Definition of ocean in English:

ocean

noun

  • 1A very large expanse of sea, in particular, each of the main areas into which the sea is divided geographically.

    ‘the Atlantic Ocean’
    • ‘At that point, the oceans ceased to be geographical barriers, and like the smaller seas before them opened up into highways.’
    • ‘Scientists say some bugs have traveled hundreds of miles across calm tropical oceans.’
    • ‘Over a strip of the sea, next to the beach, over the ocean, under the blue, big skies, Nana lived.’
    • ‘Lazarus looked out and could see a huge vast ocean in front of him.’
    • ‘They, and others since them, have been willing to cross oceans in search of liberty.’
    • ‘To the north of our house is the ocean, and the lighthouse sits on a cliff above a pretty little inlet beach overlooking the ocean.’
    • ‘Living in the world's warmer oceans, it feeds on plankton and is harmless to humans.’
    • ‘Mr Hempleman-Adams finally succeeded in crossing the ocean without mishap after two aborted attempts.’
    • ‘Well, the Atlantic ocean is 1700 miles wide at its shortest point.’
    • ‘I, like many a sailor before me, became overawed by this magnificent bird when sailing the southern oceans.’
    • ‘She noted the large windows around the outer wall which overlooked the vast ocean.’
    • ‘We stopped on a cliff overlooking the blue ocean.’
    • ‘They are found in the tropical and subtropical waters of oceans around the world.’
    • ‘Discover California's beach communities and enjoy lunch in a restaurant overlooking the Pacific ocean.’
    • ‘Further out, the mighty Atlantic ocean churned dirty grey and cold.’
    • ‘Right whales in the Pacific and Atlantic oceans were hunted nearly to extinction before coming under international protection in 1949.’
    • ‘Carl was on his cell phone, looking out to the wide open ocean.’
    • ‘If the world's oceans warm up, it's also possible that the upper atmosphere will also warm up.’
    • ‘This area was one of the most remote and least traveled expanses of the world oceans.’
    • ‘We are trying to cross the ocean in a cardboard canoe.’
    1. 1.1usually the oceanNorth American The sea.
      [as modifier] ‘the ocean floor’
      • ‘The fish dived as one for the ocean floor and capsized the boat.’
      • ‘Striding from the beach and into the ocean, Ikeda paused as waves lapped around his ankles.’
      • ‘He looked down and saw the phoenix talisman that he had found on the ocean floor.’
      • ‘This guy up here is a very close relative of the roly-poly, only it lives in the deep sea along the ocean floor.’
      • ‘We sailed to the end of the bay and still could see straight to the ocean floor.’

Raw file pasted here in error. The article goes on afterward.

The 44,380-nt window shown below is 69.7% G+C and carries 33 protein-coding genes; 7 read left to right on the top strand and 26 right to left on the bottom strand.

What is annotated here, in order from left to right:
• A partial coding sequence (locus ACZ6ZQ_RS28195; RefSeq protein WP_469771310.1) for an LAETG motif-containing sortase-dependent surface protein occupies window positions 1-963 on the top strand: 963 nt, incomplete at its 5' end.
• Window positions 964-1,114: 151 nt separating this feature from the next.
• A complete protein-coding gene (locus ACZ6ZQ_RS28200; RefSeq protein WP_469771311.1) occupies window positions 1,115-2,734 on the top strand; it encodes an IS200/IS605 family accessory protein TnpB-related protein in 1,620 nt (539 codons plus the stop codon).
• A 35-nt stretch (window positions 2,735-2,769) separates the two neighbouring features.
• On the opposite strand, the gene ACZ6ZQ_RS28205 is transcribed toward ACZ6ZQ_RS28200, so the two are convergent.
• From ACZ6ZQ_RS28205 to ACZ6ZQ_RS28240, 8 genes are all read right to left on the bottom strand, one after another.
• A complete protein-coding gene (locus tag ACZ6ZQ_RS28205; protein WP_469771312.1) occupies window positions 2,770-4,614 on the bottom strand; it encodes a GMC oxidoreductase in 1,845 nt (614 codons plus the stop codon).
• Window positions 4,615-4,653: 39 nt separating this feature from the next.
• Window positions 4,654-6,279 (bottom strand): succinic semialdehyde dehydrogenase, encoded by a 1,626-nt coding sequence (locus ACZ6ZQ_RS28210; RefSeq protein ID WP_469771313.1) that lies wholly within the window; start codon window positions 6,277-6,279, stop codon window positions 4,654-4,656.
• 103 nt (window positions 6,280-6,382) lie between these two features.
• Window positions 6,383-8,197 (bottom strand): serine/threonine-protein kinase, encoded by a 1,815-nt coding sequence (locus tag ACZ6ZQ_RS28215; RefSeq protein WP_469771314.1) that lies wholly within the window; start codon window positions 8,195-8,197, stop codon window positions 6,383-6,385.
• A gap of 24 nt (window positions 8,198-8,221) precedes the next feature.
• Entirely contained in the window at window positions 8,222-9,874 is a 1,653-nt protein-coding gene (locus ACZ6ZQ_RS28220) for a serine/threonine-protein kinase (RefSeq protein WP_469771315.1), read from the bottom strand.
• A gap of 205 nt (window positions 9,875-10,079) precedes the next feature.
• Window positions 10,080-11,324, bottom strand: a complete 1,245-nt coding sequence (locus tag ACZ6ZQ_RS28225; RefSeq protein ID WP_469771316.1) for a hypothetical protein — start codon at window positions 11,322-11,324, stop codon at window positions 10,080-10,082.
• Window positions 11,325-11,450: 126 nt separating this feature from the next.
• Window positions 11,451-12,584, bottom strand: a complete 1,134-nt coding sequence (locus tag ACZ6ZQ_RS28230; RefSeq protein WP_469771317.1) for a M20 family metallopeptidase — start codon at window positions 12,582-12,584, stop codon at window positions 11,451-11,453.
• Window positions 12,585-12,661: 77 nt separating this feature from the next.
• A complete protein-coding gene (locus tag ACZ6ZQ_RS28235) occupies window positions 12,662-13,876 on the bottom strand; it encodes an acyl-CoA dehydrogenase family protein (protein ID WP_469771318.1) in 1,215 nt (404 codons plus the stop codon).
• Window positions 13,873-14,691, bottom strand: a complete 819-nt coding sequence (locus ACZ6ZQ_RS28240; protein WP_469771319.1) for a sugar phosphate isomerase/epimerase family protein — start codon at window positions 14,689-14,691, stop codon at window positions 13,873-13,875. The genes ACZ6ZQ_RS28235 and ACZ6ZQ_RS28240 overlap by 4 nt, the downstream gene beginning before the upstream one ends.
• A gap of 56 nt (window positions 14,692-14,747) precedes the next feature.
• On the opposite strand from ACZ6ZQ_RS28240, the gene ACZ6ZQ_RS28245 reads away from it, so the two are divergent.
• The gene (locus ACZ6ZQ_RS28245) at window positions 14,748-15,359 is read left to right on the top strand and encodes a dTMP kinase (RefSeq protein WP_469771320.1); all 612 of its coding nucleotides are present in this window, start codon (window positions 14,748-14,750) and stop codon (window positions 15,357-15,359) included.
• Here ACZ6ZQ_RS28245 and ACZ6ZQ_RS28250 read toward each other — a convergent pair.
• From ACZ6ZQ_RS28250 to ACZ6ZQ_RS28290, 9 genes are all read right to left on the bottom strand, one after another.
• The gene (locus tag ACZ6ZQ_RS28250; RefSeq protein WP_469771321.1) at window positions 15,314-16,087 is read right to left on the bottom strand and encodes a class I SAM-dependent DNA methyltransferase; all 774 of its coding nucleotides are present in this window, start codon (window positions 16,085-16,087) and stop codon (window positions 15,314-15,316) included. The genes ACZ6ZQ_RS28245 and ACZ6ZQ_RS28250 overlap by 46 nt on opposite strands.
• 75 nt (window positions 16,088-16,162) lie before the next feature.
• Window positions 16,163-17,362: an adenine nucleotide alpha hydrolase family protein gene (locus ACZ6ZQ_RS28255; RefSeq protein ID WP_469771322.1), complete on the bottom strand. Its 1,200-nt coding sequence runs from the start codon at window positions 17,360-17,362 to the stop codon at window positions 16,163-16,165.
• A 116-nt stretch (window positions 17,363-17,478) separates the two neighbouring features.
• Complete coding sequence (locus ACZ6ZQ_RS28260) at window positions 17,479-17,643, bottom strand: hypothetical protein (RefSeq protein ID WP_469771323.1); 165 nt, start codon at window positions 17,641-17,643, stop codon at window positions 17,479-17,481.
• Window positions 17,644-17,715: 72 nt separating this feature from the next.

• ‘Beneath the waters of the Izu, the ocean floor is a glowing carpet of colour and variety.’
      • ‘At the same time, many such shells may dissolve before they even reach the ocean floor.’
      • ‘She turned fast and broke into a dead sprint across the ocean's surface.’
      • ‘Clustered on the ocean floor, they seemed to watch me with an infinite and wary gaze.’
      • ‘The normal-sense shears are confined to the gabbro block and may represent relict ocean floor faulting.’
      • ‘I stood up, grabbing my jacket as protection against the soft ocean breeze.’
      • ‘The long grass ripple like the ocean waves under the surprisingly gentle sea breeze.’
      • ‘The pole was anchored solidly to the floor of the ocean and rose about twenty feet into the air.’
      • ‘Discarded nets drift through the sea and continue to kill fish on the ocean floor.’
      • ‘Mussels, for instance, hold themselves tight to the ocean floor using strong threads.’
      • ‘The ocean floor isn't the only environment Schilling Robotics is targeting, however.’
      • ‘Usually the organisms just dump the electrons onto iron or sulphate minerals on the ocean floor.’
      • ‘There we had a room that looked straight onto the beach and the ocean beyond: idyllic.’
      • ‘This cold water from deep off the ocean floor brings many nutrients to the surface.’
      • ‘How deep were you when you got out of your vehicle and did a solo walk on the ocean floor?’
    2. 1.2an ocean of/oceans ofinformal A very large expanse or quantity.
      ‘she had oceans of energy’
      • ‘This image marks a time in history not only for Yes, but a passage in the oceans of time.’
      • ‘The Holy Qur' an is an ocean of divine knowledge.’
      a lot, a great amount, a large amount, a good deal, a great deal, plenty, quantities, an abundance, a profusion
      View synonyms

Origin

Middle English: from Old French occean, via Latin from Greek ōkeanos great stream encircling the earth's disk “The ocean” originally denoted the whole body of water regarded as encompassing the earth's single land mass.

Pronunciation:

ocean

/ˈōSHən/